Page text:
David Millward, Group Product Manager at Elta Group, discusses how building engineers can help to restore trust in the ventilation systems of public buildings.
The high-profile closing down of many public spaces, coupled with an increasing focus on infection transmission via indoor air quality, has understandably damaged people’s confidence in the buildings they once used to frequent. Many urban environments are now having to be reshaped, and with a recent government white paper stressing that ventilation is an important factor in mitigating the risk of infection transmission, more needs to be done to improve indoor air quality.
Until now, little attention had been paid to the future use of a building – whether that’s the physical layout or in terms of its purpose and occupancy levels. So how can engineers be better prepared in future?
Specification beyond minimal compliance
A good start is to acknowledge that regulations change, often becoming more stringent and, therefore, requiring higher levels of ventilation. This means that ventilation that was compliant at the time of installation is often less effective several years down the line.
The World Health Organization recommends between eight and ten litres of air per person per second, for most environments based on design occupancy. Some may argue that increasing the minimum ventilation rates would suffice. However, it’s not that straightforward as balance is required with other aspects of the building, such as CO2 emissions. Also, simply pumping in large volumes of outside air is expensive and is likely to affect the temperature within a building. A balancing act is required to deliver the correct amount of air without incurring high energy bills or a reduction in thermal comfort.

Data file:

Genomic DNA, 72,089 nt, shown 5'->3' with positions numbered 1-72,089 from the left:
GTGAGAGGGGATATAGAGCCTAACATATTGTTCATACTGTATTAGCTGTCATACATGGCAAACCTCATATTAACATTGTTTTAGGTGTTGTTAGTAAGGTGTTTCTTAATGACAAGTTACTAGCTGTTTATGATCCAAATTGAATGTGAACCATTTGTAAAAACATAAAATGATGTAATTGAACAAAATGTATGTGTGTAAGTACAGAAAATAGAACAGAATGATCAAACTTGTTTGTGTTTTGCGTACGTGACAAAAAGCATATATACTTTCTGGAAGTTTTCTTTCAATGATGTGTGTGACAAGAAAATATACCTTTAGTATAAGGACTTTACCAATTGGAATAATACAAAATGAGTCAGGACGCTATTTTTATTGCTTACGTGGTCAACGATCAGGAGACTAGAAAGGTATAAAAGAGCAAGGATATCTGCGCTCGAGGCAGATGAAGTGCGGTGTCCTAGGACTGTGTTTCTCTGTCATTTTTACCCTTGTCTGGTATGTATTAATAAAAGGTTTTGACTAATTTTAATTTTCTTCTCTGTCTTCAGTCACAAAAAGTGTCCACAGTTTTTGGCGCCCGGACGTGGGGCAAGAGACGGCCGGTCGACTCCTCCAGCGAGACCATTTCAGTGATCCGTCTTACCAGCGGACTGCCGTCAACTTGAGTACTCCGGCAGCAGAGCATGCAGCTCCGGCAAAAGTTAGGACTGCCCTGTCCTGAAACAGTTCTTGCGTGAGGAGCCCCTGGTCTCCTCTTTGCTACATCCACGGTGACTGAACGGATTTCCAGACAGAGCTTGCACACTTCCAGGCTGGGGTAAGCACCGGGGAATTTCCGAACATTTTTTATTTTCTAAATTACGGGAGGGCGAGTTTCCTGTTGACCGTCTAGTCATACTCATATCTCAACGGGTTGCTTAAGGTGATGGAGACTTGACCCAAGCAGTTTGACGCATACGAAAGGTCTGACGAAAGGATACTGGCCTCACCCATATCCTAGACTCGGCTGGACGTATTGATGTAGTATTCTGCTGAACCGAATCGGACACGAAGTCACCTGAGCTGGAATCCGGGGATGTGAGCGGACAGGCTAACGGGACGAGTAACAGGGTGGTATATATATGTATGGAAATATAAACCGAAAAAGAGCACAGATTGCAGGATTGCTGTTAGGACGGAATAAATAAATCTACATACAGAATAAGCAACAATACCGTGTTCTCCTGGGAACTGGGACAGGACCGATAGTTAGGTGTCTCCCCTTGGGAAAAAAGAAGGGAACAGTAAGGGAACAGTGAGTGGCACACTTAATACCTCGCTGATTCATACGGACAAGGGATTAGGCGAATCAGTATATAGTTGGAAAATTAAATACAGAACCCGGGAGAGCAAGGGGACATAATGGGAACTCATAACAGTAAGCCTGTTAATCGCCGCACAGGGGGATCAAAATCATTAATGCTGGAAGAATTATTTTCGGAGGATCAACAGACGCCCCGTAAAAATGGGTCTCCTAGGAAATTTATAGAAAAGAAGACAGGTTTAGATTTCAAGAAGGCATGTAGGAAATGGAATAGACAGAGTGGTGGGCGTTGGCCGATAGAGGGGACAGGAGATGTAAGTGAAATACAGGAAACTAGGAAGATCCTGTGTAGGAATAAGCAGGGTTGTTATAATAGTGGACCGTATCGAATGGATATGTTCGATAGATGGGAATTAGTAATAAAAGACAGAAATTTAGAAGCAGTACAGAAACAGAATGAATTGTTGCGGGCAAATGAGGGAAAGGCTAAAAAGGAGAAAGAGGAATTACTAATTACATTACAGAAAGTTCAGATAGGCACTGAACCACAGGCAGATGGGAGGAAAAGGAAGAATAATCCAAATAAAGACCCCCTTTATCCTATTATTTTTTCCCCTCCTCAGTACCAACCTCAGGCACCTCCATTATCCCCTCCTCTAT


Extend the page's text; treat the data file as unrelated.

The solution lies in demand control ventilation and effective application of speed control. While this is a common theoretical approach to ventilation strategies, not enough is being done in the specification stages to account for future changes. For example, when calculating the air flow requirement for a room, the losses within the duct system must be accounted for. The capability to overcome this pressure is a key factor in energy use and this design requirement is the basis of all equipment selection. With a change in future occupancy or building use the ventilation rate may no longer be suitable. For instance, if a room’s use is changing from a Zumba class to a library then downwards demand control will enable energy savings.
With demand control, a value is set at that initial required duty but because it is speed controlled and monitored, the air flow can be adjusted automatically depending on condition, adjusting air flow and energy use. Specification typically allows for 20% more air flow and 10% more pressure than the selected ventilation rates. However, this is predominantly to cover miscalculations in system design and is often removed during the tender process to lower equipment cost. Including this increase above the design requirement provides some future-proofing if the needs of the building change.
With legislative limitations placed on the amount of electricity a ventilation system can consume while operating, a common mistake made when selecting fans is to ignore the additional energy losses – surplus to specific fan power (SFP) – associated with speed controls. These can be significant and should be added to the power consumed by the fan to accurately calculate a ventilation system’s SFP.
To help reduce current, it is advised to install a fan with a low-energy EC motor, composed of a permanent magnet motor and drive. The non-domestic compliance guide provides a definition for specific fan power which includes losses through switchgear and controls; this is often overlooked in determining SFP. However, as EC motor controls are built into the product’s electronics, it is accounted for; what’s more, EC motors have relatively low losses compared with equivalent AC motors, especially at reduced speed.
Put simply, a smart demand control ventilation strategy, coupled with a low-energy EC motor and high-performing impeller, will aid any building engineer tasked with future-proofing a building’s ventilation system.
Elta Fans’ Revolution SLC EC is an innovative long-cased axial fan that has been designed with these core principles in mind. For more information visit eltafans.com/revolution-slc-ec
Read the government white paper at bit.ly/CovidControlVentilation